composed of members of the two previously mentioned assemblies. The president
has the executive power. He is elected every five years with a Vice-President by
direct election for a term of five years.
Economic policy under Suharto's dictatorship (1967-98) has been characterized
by consistency and continuity, which is seen as a major reason why Indonesia has
been able to raise living standards considerably and move up the class of
middle-income countries. The core of economic policy is to ensure stability,
growth and equality, which sought to be fulfilled through five-year plans,
which set out visions and framework conditions for economic activity. The
development was severely interrupted by the Asian crisis in 1997, which led to a
fall in GDP of 13%, and the following years saw relatively small growth
rates. Official unemployment rose dramatically and is still (2005) up to 12%.
Fiscal policy has traditionally been aimed at ensuring the balance of public
budgets, which, combined with a tight monetary policy, has kept inflation at a
relatively low level, but prevented the necessary investments in the education
and health sectors. Large subsidies to compensate for oil price increases in
2005 led to budget deficits, and as subsidies were reduced, inflation began,
reaching 17% at the end of the year. Indonesia's biggest economic problem is
related to the development of the balance of payments, which, despite a large
trade surplus, is showing a deficit. This has led to a dramatic increase in the
external debt, which in 2005 amounted to around DKK 135 billion. dollars, which
corresponds to almost 50% of GDP. The balance of payments deficit has
increasingly been financed through foreign direct investment, which the
government, with the exception of a period from the mid-1970's to the mid-1980's,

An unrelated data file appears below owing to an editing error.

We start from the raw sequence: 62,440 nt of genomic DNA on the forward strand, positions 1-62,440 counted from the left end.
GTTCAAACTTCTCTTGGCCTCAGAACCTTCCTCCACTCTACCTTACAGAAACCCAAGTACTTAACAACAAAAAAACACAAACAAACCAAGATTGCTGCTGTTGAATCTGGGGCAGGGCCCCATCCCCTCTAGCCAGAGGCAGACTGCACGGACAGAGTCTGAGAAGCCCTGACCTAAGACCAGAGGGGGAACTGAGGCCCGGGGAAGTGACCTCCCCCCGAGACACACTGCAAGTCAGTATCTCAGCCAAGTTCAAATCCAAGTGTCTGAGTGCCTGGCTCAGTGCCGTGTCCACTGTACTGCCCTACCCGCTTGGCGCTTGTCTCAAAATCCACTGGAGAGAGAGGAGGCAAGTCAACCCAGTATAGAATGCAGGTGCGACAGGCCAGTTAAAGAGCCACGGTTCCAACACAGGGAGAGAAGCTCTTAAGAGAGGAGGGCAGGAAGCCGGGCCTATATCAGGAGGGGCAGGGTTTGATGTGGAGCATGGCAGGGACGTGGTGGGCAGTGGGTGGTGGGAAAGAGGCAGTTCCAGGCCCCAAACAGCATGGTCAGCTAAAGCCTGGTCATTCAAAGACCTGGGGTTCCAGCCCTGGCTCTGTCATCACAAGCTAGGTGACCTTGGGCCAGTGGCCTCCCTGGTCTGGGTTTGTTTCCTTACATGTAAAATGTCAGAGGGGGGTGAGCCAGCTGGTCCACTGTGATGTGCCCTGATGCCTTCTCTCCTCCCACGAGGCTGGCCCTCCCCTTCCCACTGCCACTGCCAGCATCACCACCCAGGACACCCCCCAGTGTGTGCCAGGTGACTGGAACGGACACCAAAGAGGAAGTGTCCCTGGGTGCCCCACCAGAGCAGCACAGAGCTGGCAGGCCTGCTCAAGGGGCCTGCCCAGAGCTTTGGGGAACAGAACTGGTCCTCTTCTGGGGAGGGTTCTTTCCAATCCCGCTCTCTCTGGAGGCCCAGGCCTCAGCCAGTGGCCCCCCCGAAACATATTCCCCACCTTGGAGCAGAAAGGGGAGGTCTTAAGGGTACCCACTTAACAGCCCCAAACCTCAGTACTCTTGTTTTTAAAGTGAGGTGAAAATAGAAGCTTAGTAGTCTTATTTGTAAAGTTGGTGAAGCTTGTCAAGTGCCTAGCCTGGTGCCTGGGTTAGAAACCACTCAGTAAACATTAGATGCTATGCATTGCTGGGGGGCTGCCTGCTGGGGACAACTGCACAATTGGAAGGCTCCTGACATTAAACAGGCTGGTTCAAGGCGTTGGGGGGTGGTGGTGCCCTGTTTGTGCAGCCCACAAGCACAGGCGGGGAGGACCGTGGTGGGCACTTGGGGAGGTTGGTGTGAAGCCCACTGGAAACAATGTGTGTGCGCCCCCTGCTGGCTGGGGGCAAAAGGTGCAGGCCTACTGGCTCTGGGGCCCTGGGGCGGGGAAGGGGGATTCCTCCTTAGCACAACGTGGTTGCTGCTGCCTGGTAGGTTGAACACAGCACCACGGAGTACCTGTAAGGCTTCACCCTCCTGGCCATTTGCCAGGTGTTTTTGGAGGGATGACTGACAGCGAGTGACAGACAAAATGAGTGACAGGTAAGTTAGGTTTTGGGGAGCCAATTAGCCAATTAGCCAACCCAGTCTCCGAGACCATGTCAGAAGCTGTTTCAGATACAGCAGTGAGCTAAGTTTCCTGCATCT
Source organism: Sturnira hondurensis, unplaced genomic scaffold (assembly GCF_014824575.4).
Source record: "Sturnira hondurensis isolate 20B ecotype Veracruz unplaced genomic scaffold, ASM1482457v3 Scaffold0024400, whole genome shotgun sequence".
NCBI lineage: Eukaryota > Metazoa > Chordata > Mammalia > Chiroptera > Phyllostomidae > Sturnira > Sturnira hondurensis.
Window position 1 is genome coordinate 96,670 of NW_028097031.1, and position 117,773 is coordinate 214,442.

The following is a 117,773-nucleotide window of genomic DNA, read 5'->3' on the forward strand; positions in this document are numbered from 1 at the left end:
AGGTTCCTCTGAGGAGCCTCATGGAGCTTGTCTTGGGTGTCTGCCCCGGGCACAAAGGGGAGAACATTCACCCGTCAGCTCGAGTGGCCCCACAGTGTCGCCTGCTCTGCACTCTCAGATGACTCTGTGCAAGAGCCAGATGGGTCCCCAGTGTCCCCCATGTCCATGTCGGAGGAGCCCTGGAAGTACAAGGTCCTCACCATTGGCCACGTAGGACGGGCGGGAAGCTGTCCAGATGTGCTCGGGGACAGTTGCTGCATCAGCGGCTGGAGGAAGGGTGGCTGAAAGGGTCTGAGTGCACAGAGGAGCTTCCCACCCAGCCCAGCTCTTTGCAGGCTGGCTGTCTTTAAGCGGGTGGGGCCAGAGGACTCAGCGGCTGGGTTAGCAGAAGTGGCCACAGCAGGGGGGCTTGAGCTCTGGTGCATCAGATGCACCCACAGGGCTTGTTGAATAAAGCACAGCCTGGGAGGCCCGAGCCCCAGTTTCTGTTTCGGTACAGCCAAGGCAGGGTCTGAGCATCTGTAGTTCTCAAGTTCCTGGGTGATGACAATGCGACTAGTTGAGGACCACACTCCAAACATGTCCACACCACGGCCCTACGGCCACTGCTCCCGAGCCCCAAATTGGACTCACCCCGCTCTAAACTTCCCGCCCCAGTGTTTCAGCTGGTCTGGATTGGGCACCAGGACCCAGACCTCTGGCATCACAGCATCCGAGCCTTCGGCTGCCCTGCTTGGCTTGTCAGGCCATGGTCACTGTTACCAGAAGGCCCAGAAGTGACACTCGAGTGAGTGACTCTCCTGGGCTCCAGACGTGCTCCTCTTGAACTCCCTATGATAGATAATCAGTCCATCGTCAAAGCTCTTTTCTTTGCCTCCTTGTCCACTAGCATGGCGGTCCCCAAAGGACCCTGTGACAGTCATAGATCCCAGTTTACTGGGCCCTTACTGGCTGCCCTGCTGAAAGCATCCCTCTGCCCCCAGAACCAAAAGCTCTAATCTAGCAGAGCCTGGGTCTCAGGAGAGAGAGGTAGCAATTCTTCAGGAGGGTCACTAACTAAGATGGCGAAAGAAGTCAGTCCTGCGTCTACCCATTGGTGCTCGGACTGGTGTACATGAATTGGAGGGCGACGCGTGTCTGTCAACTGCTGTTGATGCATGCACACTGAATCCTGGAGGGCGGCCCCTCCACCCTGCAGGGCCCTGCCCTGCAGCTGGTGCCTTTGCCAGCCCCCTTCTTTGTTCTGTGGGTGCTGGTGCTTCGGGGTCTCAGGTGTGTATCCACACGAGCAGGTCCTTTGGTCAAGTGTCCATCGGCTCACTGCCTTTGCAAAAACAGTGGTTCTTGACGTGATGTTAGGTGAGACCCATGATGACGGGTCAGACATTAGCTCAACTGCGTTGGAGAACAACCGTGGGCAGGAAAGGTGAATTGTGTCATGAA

has sought to bring to the country. Indonesia's political stability, low labor
costs and large market potential have long been attractive to investors from
other Asian countries such as Japan, Hong Kong and Singapore, but also from the
United States and Europe. In recent years, the investment climate, due to
poorly functioning banking, corruption and social unrest, have been considered
Indonesia's economy is relatively open, although foreign trade has
historically been sought to be regulated through high tariffs, volume
restrictions and trade licenses. Indonesia is a member of OPEC and was until the
early 1980's economically dependent on oil production. The sharp fluctuations in
world oil prices in the 1970's and 1980's gave rise to several major devaluations
of the currency, the rupiah, but also to a rethinking of economic
policy. Thus, the government has reduced oil dependence considerably through a
rapid build-up of a broader-based industry; in 2004, the country became a net
importer of oil, but still had a significant gas export.
Indonesia's trade restrictions have been gradually phased out since the early
1990's, just as the country is becoming more and more closely associated with the
immediate world through participation in, among other things, ASEAN,
Association of South East Asian Nations, and APEC, Asia-Pacific Economic
Co-operation. The main trading partners were (2005) Japan, China, Singapore and
Denmark's exports to Indonesia in 2005 amounted to DKK 524 million. DKK,
while imports from there amounted to 1002 mill. kr.
Indonesia - social conditions
Indonesia's economic growth has reduced poverty since the mid-1980's. In
1980-95, the proportion of the population living in absolute poverty fell from
approximately 30% to approximately 15%. The Asian financial crisis of 1997-98 helped